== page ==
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Results or Excuses, Not Both

By September 15, 2016Fitness, Health, Workout Techniques
results or excuses

By Michael Simmer BS, CSCS, LMT, FST, TPI

If there is one thing most of us cannot stand is people making excuses, and if there is one thing we all do it is make excuses. Everyone does it, everyone has done it in the past and most everybody will continue to do so in the future. There are millions of quotes about excuses that bosses, trainers, parents and coaches have probably thrown at you in your life, and I could sit here and throw some gems at you like “make an effort, not an excuse” or “excuses are the nails used to build a house of failure” or my old coaches personal go to “excuses are like but holes, everyone’s got one and they stink”. The point is no matter how many clever sayings or quotes I throw at you it won’t change anything. It might make you feel bad, or maybe embarrassed or even like a failure, which is not what I want to do as a coach. My goal is not to break you down or make you doubt yourself because you have an excuse. My goal is to make you stop using excuses. So why do we make excuses then?

Psychologists will place excuse making in the self-handicapping zone, which is to say that excuses are a behavior that one will express that impedes on performance and on motivation. While an excuse is used as a distraction to hold us back from a task, but it is really from a deeper level of one’s desire to should ourselves from any type of anxiety or shame. Look at me getting all Freud like, but what does that have to do with being in the gym. How many times have you not gone to the gym because you were going to be late, maybe the alarm didn’t go off, maybe you hit snooze one to many times, what this is trying to say is that all you are doing is using excuse making as distraction from not wanting to upset maybe your coach or your training partners by being late when what you should be saying is better get there and work twice as hard to make up for the time I missed. For example, saying that you are not going to your workout because you have too much to do, or making dietary changes are just too hard and unfair, is really just a way of making you feel less burdened and less ashamed and unfortunately from a psychological stand point IT WORKS.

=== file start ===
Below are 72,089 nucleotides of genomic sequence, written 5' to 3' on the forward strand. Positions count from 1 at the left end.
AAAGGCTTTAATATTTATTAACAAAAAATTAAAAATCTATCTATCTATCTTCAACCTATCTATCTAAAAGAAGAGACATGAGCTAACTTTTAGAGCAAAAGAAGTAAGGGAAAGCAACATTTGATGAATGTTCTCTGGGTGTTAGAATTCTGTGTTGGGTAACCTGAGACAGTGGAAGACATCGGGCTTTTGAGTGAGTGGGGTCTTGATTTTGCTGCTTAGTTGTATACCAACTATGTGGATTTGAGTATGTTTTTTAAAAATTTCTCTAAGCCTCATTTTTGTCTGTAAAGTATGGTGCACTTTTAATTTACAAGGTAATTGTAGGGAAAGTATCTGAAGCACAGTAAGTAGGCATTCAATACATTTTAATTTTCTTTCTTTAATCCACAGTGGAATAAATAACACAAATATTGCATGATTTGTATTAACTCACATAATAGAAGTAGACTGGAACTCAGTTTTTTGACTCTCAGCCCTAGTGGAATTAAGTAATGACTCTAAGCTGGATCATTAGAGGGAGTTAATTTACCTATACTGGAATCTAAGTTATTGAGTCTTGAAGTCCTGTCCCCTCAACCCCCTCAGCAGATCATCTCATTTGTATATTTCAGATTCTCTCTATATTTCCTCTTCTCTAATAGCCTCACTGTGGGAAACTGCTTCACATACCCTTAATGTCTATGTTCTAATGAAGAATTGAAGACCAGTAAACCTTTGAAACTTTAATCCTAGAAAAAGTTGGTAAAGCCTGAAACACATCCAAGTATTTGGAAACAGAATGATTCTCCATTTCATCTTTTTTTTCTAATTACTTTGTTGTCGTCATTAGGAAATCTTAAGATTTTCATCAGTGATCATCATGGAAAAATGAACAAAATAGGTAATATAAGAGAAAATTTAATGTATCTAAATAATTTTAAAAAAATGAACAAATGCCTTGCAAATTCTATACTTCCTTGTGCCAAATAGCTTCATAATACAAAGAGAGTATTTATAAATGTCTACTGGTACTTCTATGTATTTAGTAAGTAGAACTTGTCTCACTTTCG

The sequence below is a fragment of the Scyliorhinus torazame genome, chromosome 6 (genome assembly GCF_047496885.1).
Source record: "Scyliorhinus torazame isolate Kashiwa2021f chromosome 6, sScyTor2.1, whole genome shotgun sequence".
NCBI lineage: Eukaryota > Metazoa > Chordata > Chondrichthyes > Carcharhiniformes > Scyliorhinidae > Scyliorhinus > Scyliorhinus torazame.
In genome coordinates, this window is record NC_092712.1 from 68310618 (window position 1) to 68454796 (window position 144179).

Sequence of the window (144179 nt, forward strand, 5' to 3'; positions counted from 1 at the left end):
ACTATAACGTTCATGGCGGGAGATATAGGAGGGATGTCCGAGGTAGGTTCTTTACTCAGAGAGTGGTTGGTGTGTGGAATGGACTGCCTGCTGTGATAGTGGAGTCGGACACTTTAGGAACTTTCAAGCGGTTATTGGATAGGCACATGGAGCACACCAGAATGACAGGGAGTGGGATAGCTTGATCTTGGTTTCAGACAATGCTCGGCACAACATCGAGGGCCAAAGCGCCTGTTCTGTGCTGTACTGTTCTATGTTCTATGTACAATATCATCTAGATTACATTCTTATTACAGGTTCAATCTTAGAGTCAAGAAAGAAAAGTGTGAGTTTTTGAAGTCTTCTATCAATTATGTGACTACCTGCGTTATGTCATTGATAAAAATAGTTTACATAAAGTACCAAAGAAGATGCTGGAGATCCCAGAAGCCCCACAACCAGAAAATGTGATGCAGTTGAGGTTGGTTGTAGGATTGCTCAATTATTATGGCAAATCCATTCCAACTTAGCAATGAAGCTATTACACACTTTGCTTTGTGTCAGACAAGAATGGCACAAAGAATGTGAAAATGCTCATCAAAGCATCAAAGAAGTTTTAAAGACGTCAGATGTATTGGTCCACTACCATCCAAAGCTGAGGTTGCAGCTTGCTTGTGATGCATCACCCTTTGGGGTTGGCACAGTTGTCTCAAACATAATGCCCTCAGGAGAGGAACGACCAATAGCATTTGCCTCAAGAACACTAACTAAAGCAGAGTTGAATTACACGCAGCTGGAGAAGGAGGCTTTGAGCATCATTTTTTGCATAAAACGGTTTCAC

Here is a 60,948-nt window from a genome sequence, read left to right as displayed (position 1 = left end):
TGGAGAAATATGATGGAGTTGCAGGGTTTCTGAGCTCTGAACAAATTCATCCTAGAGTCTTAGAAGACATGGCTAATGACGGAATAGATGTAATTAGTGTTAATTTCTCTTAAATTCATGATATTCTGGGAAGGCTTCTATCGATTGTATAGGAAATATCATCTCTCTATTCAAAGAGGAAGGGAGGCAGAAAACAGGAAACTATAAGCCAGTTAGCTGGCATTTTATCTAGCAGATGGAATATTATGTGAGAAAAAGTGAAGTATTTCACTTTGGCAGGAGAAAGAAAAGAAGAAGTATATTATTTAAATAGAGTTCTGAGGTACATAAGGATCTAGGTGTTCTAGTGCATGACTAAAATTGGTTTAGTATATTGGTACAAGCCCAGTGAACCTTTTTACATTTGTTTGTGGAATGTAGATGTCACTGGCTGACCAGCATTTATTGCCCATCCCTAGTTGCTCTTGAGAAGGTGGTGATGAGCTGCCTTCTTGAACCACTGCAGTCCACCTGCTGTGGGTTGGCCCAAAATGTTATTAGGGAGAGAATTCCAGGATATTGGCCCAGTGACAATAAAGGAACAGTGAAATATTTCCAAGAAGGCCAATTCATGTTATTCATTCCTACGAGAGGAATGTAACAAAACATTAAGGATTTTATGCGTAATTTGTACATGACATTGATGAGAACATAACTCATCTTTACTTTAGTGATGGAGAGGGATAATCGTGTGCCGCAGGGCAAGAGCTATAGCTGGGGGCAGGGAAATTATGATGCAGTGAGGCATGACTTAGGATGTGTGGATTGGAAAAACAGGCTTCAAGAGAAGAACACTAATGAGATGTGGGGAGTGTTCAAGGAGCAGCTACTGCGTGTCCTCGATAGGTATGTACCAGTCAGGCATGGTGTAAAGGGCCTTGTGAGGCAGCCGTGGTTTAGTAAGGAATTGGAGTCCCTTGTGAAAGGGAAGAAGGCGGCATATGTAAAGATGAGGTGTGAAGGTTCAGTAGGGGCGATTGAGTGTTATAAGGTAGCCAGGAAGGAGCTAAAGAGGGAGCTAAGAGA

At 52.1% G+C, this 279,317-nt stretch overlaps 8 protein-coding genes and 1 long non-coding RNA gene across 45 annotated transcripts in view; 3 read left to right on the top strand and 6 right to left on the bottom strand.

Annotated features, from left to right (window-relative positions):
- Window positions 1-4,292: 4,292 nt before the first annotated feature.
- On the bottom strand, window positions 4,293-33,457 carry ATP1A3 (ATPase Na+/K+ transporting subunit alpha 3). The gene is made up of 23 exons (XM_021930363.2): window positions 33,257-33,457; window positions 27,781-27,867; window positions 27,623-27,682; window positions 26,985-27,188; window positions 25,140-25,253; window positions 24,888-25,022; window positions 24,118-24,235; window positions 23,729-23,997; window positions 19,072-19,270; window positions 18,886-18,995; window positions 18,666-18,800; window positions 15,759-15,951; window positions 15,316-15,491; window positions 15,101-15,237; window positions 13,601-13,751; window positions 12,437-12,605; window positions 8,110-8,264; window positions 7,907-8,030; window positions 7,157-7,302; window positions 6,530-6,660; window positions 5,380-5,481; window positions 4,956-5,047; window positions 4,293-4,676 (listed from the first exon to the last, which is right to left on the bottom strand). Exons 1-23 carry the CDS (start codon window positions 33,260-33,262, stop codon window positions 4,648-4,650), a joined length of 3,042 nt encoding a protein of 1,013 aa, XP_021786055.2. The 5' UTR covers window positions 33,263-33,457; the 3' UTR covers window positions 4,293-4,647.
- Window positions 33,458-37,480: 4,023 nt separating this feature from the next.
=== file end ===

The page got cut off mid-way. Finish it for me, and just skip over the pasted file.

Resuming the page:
Now to be fair, studies at the university of Florida have shown that excuse making can be beneficial, What! Mind blown! well that is until I read on, and you should too, the study was showing that while certain excuses can protect self-esteem, lower depression and even boost one’s immune system, which in turn could lead to a better performance at the same task the next go around, as long as the excuse is maintainable and produces sympathy for the excuse maker. Once an excuse fails to hit these factors it becomes detrimental to one’s success. Everyone out there has had one of those days in the gym, not into it, not motivated, mind just is not right, and when you are being honest to yourself and admit it just isn’t in you today you are able to rebound the next day and often times want to perform at a higher level because you now have a cleared head. The opposite approach is saying things like; it is too hard, or I can’t do it, and I give up. These are the type of excuses that are self-handicapping and in the end will do nothing but undermine yourself mentally and too others.

When it comes to making a lifestyle change such as making exercise and eating right part of your daily life, it will be hard, it will challenge you and hell if it was easy everyone would do it. Just like any other place in your life when it comes to your workout, be honest with yourself and be honest with your coach, don’t use self-handicapping excuses, instead just be honest. Tell yourself, your workout partner or your coach that today just is not your day and you will be back tomorrow ready to work, and without any more motivation you will want to work harder, being driven intrinsically to succeed. At the end of the day you can either have excuses or you can have results, but you will never have both.

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